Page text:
The laws of the elves are often as much a hindrance as they are help. Generations of councils had formulated the laws long ago into a complicated web, leaving no way out, no end free. Indeed, the only purpose of the council was to carry out the actions that the law bound them to. No true decisions were ever made, for an answer had been formed for every circumstance. The only thing that the council added to the workings of Eld’rin, then, was their corruption, for no earthly being can be perfect.

Therefore, the council had no choice when confronted with Dilmir’s actions. He had, to all appearances, driven a powerful enemy from Eld’rin. Though they would have doubtless kept him in a cell given the chance, they were bound by their own laws, and were forced to retract his banishment, as Eltuthar had foreseen.

On the same grounds, they removed Alfimir’s banishment as well. Though they felt more secure with this result, it was a part of Eltuthar’s plan also. While banished, Alfimir could have broken as many laws as he liked trying to kill Dilmir, and the council would have no authority to stop him, even if they wanted to. However, back under their rule, Alfimir dared not attack any elf again, for the penalty for a second breach of the law was far worse than banishment.

And so the daily life of Dilmir resumed its former pace. In the morning, he practiced magic with Elmir. In the afternoon, he dueled Ilrin with increasing skill, though he did not defeat her again for a long while.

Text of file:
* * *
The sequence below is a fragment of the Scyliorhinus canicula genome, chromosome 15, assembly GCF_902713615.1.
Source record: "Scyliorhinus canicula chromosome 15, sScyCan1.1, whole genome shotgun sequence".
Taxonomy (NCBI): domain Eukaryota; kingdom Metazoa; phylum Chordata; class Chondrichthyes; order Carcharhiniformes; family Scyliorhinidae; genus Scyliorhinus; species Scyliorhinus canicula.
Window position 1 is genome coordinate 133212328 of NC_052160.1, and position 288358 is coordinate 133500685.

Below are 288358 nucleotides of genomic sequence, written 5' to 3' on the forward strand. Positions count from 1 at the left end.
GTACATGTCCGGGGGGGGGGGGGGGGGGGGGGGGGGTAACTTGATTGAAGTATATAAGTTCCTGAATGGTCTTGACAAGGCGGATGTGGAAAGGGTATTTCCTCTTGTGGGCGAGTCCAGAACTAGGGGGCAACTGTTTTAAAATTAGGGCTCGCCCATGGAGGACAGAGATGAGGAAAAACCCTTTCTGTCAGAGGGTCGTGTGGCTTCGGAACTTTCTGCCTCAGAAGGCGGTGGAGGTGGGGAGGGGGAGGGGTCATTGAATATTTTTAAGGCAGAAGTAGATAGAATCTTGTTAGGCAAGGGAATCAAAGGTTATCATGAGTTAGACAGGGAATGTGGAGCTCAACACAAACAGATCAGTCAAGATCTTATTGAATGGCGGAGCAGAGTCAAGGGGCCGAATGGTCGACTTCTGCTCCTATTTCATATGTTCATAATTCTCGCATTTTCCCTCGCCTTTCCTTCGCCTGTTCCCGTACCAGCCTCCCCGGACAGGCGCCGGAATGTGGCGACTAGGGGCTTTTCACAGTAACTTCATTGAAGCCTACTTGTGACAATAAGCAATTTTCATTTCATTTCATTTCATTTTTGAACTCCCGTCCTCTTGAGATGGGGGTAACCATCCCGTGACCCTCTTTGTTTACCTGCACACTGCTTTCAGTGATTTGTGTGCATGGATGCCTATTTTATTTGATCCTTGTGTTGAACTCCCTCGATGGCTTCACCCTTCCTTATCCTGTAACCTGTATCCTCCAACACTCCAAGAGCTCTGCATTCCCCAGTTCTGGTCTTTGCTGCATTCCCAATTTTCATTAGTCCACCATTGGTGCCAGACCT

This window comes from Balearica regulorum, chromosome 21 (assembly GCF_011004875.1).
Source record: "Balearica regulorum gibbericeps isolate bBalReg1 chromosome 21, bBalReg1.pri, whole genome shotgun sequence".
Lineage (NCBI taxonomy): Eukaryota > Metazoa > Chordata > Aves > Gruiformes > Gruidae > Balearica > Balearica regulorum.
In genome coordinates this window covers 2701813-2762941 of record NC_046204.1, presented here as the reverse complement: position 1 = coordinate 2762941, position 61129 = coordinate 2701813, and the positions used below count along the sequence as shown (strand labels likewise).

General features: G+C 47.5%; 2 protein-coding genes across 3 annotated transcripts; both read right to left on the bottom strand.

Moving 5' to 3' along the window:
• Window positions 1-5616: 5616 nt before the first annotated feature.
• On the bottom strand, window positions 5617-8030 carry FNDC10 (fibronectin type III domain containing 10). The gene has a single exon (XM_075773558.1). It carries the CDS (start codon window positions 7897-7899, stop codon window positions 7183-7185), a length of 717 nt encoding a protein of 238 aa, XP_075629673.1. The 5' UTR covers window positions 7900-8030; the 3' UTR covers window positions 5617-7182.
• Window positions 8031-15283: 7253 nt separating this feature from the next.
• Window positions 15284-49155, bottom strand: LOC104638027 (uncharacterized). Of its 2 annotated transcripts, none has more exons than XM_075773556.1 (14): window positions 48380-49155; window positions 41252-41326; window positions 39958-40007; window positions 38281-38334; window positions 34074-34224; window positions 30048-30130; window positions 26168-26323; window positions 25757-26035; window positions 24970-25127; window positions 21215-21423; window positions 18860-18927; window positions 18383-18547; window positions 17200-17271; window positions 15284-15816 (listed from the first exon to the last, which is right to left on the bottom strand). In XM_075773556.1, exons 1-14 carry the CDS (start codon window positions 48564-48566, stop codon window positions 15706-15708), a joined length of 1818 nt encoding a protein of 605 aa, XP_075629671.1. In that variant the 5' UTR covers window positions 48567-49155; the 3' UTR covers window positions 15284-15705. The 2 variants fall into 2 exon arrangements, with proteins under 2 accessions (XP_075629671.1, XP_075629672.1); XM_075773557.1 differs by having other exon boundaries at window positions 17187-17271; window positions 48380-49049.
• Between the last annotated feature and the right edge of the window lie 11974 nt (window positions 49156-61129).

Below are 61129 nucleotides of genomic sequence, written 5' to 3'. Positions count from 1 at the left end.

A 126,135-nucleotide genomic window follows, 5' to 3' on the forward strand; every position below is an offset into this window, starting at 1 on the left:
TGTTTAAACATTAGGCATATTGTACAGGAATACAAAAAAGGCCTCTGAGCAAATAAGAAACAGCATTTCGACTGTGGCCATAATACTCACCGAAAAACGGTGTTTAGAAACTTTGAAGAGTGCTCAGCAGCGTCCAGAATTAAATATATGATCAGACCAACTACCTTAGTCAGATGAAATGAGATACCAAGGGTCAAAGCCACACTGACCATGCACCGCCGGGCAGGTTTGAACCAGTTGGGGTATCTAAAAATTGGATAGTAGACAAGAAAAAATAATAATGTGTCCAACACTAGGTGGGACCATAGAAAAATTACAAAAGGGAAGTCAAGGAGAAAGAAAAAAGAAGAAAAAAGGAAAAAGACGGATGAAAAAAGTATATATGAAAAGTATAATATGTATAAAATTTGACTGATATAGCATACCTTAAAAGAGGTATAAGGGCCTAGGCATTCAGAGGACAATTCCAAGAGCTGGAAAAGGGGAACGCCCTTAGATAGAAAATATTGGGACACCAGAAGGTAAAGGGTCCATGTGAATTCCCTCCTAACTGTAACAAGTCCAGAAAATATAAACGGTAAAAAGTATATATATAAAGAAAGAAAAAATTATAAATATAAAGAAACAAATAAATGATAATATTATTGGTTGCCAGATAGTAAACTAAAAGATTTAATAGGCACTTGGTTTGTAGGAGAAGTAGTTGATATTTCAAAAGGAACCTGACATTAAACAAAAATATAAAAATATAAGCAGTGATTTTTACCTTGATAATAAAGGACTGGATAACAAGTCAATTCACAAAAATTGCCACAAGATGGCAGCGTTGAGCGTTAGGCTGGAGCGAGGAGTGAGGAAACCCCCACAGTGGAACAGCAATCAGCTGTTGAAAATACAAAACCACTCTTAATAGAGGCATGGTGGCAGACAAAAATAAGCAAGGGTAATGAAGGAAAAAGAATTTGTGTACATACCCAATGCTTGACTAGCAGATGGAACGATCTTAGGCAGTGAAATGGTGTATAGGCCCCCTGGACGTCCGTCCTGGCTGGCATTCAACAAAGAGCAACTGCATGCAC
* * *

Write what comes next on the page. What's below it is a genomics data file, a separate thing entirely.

Eltuthar went, disguised, to Dilmir’s village and convinced his parents to flee with him. Mere hours after they had left, Alfimir, through a frenzied search, found their location, and arrived, too late. Eltuthar left for unknown corners of Feylund, and there continued his search for the illusive Curse that so blinded the elves, his kin.

Dilmir waited a long while for Eltuthar to send word to him. He heard nothing, though the Eth Aniliim were never seen again at Eld’rin in those days. Once Eltuthar escaped the detection of the elves, the council could no longer hold Felnir. Their laws provided them with the right to capture him in order to eliminate the threat of Eltuthar, but with the threat gone, they were forced to release him. He rode south, and was not heard of since.

However, both outside and inside the walls of the great elven city, things were stirring, events that would shape the whole of Feylund for ages to come.

But that is another story.

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